One of the ongoing challenges has been restoring electricity to affected areas, said Chris Cossitt, Bruce County Federation of Agriculture president.
"(Hydro One) responded with a lot of extra help to come in and support our area, which is very much appreciated," Cossitt said.
He said most farmers have a generator to deal with power outages; however, long-term outages add another layer of stress to an already challenging event.
"Every commodity has their concerns, and they do need that infrastructure to be functioning," he said.
Cossitt didn't want to speculate the impact on crops from the storm and hail damage, suggesting that would be better assessed once Agricorp investigators had time to make their reports.
After the early morning tornado on Sept. 6, Dan Hayden (@dungannon_Dan) went out to look at his soybean and corn crops.
"Quite a few beans on the ground, still quite a few beans still in the pod which is also, maybe, good news . . . This could be an issue," said Hayden in the video he posted of his soybean field directly after the tornado had passed.
His cornfield across the road was still standing fine. He said the tornado shredded the leaves, but it was hard to tell the full extent of the damage in the dark.
Stephanie Charest, an Agricorp representative, said they're already working closely with three production insurance customers who suffered crop damage due to winds in the areas affected by storms the first week of September.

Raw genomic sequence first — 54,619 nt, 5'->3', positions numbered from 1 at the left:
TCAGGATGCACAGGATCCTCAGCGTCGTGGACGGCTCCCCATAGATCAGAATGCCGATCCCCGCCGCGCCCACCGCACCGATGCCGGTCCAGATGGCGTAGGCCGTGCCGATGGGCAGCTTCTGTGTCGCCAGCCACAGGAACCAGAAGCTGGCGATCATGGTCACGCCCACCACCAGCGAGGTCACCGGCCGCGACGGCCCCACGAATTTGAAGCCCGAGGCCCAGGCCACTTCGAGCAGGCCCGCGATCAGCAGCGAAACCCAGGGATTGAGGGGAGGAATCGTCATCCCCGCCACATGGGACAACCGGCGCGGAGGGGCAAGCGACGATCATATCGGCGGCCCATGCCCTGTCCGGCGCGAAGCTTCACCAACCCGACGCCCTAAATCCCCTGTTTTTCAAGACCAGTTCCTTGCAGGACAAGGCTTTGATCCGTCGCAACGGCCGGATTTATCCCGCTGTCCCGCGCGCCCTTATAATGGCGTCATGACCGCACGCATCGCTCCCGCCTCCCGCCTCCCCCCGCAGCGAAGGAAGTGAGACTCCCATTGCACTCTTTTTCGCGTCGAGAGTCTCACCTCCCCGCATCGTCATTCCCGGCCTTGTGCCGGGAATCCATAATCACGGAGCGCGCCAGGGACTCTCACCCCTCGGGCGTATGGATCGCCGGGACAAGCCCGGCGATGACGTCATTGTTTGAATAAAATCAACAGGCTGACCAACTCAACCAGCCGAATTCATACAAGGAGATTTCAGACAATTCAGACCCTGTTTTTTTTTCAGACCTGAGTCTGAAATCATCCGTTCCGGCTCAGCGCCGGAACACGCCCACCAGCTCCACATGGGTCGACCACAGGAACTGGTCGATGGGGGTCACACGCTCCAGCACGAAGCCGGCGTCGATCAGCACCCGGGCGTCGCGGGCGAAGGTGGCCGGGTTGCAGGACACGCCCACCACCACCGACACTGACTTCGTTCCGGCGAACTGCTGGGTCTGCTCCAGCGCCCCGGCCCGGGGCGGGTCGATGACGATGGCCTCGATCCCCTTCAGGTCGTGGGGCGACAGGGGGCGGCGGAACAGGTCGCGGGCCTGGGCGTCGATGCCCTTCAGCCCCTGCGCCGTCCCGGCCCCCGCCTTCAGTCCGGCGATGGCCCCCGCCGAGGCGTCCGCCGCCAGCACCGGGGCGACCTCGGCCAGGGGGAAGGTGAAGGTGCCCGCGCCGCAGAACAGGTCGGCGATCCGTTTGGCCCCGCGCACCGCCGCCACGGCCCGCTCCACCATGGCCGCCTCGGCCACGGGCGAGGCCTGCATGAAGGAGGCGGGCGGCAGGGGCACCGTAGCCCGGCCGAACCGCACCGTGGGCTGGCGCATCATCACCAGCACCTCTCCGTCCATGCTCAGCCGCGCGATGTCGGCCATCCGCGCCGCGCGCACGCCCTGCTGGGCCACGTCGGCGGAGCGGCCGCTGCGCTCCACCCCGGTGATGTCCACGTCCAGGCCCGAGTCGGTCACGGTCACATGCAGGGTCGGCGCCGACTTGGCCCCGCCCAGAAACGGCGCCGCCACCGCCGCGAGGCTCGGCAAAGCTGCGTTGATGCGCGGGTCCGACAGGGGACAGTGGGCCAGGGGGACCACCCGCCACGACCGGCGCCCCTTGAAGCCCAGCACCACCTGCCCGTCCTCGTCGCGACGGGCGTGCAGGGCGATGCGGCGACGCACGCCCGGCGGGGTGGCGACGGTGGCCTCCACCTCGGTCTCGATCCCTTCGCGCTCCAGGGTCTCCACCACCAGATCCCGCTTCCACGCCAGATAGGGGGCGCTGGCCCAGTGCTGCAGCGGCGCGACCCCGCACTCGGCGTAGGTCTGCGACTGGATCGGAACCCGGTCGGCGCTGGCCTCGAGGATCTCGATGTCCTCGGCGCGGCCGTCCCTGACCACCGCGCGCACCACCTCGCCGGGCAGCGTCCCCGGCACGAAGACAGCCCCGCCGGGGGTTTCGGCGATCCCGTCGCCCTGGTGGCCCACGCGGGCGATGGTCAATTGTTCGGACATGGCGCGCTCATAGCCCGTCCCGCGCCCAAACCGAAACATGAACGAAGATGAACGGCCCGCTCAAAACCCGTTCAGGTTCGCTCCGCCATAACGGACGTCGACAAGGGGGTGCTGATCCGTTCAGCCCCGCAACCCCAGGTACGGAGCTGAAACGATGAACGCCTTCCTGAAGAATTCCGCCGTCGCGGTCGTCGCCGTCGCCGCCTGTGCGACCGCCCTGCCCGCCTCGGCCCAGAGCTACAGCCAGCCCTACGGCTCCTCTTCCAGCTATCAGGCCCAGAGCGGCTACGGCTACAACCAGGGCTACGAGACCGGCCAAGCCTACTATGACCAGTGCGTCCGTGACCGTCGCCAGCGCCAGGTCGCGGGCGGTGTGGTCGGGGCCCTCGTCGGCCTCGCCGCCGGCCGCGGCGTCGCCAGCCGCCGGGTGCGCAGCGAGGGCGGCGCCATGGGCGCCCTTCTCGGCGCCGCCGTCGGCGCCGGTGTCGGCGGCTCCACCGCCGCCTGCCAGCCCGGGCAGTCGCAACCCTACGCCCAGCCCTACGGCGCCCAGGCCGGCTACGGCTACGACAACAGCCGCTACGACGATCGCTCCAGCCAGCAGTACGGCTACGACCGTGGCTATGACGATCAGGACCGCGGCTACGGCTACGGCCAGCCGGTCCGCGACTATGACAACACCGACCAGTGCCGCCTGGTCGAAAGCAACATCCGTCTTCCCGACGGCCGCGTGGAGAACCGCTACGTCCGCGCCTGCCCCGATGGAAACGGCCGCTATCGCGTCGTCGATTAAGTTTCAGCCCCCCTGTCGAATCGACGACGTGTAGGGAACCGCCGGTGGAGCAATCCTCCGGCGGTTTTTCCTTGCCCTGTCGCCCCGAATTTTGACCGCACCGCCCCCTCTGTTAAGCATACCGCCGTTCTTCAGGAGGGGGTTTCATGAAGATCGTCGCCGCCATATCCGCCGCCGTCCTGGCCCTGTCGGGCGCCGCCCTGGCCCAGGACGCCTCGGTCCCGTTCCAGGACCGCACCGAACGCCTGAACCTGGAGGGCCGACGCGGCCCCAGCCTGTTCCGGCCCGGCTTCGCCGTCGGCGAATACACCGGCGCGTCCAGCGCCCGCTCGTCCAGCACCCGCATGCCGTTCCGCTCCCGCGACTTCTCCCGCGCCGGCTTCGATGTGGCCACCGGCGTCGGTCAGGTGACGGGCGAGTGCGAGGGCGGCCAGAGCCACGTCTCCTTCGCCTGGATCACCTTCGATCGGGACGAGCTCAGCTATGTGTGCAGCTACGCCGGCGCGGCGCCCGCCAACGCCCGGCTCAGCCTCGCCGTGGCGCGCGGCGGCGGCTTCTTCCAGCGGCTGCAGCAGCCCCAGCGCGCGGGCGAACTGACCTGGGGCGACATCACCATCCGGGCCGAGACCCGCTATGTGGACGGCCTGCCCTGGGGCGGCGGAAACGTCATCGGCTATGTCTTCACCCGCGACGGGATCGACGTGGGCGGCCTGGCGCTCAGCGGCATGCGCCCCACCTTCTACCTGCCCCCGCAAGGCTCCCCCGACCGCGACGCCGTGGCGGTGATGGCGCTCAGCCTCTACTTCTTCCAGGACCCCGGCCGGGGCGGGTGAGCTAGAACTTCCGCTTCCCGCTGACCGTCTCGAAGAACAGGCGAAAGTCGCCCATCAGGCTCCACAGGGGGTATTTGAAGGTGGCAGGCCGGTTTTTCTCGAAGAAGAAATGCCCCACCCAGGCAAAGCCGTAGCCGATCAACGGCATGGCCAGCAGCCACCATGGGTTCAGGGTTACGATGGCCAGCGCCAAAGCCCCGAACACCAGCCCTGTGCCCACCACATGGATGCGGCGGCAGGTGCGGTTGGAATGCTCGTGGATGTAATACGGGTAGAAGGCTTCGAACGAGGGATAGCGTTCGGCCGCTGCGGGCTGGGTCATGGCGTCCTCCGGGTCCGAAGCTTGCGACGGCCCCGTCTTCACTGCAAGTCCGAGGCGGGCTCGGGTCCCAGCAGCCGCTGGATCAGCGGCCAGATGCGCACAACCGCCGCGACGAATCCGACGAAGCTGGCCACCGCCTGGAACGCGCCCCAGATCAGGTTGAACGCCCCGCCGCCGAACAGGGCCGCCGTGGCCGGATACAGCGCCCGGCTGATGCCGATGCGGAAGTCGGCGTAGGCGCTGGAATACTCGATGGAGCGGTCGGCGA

"We ask that farmers with Production Insurance please call us if they have damage so we can help them understand their coverage options and next steps," said Charest.
Production Insurance covers producers for yield reductions and crop losses caused by factors beyond their control, such as adverse weather, which causes their yields to fall below their guaranteed production, she said.
Charest said AgriStability also has coverage available for significant declines in farming income due to production loss, increased costs and market conditions with an interim payment option to assist with cash flow.
The Northern Tornadoes Project, which documents tornadoes in Canada, has assessed Lucknow as an EF2 tornado with wind speeds up to 180 km and a 1.3 km track that travelled nearly 19 km. In addition, the storm spawned several smaller tornadoes and downbursts as it came ashore, ranging between an EF0 for the Goderich tornado and an EF1 in the Harriston-Kenilworth area.
They are still assessing several potential tornado sites for the event.
While not the most significant tornado to ever hit Ontario, the EF-0 tornado in Port Albert on Sept. 6 is unique in its timing.
The tornado spawned by a supercell thunderstorm over Lake Huron came ashore at 4:05 a.m., travelled 2.3 km and reached a width of 175 metres.
Compared to the Lucknow tornado, it wasn't on the ground as long, nor did it reach the same dizzying speeds. However, nighttime tornadoes are exceedingly dangerous due to the lack of warning for people in harm's way because they are generally asleep.
Before Sept. 7’s barrage of twisters, Canada had racked up more than 50 tornadoes in 2021, half of which touched down in Ontario.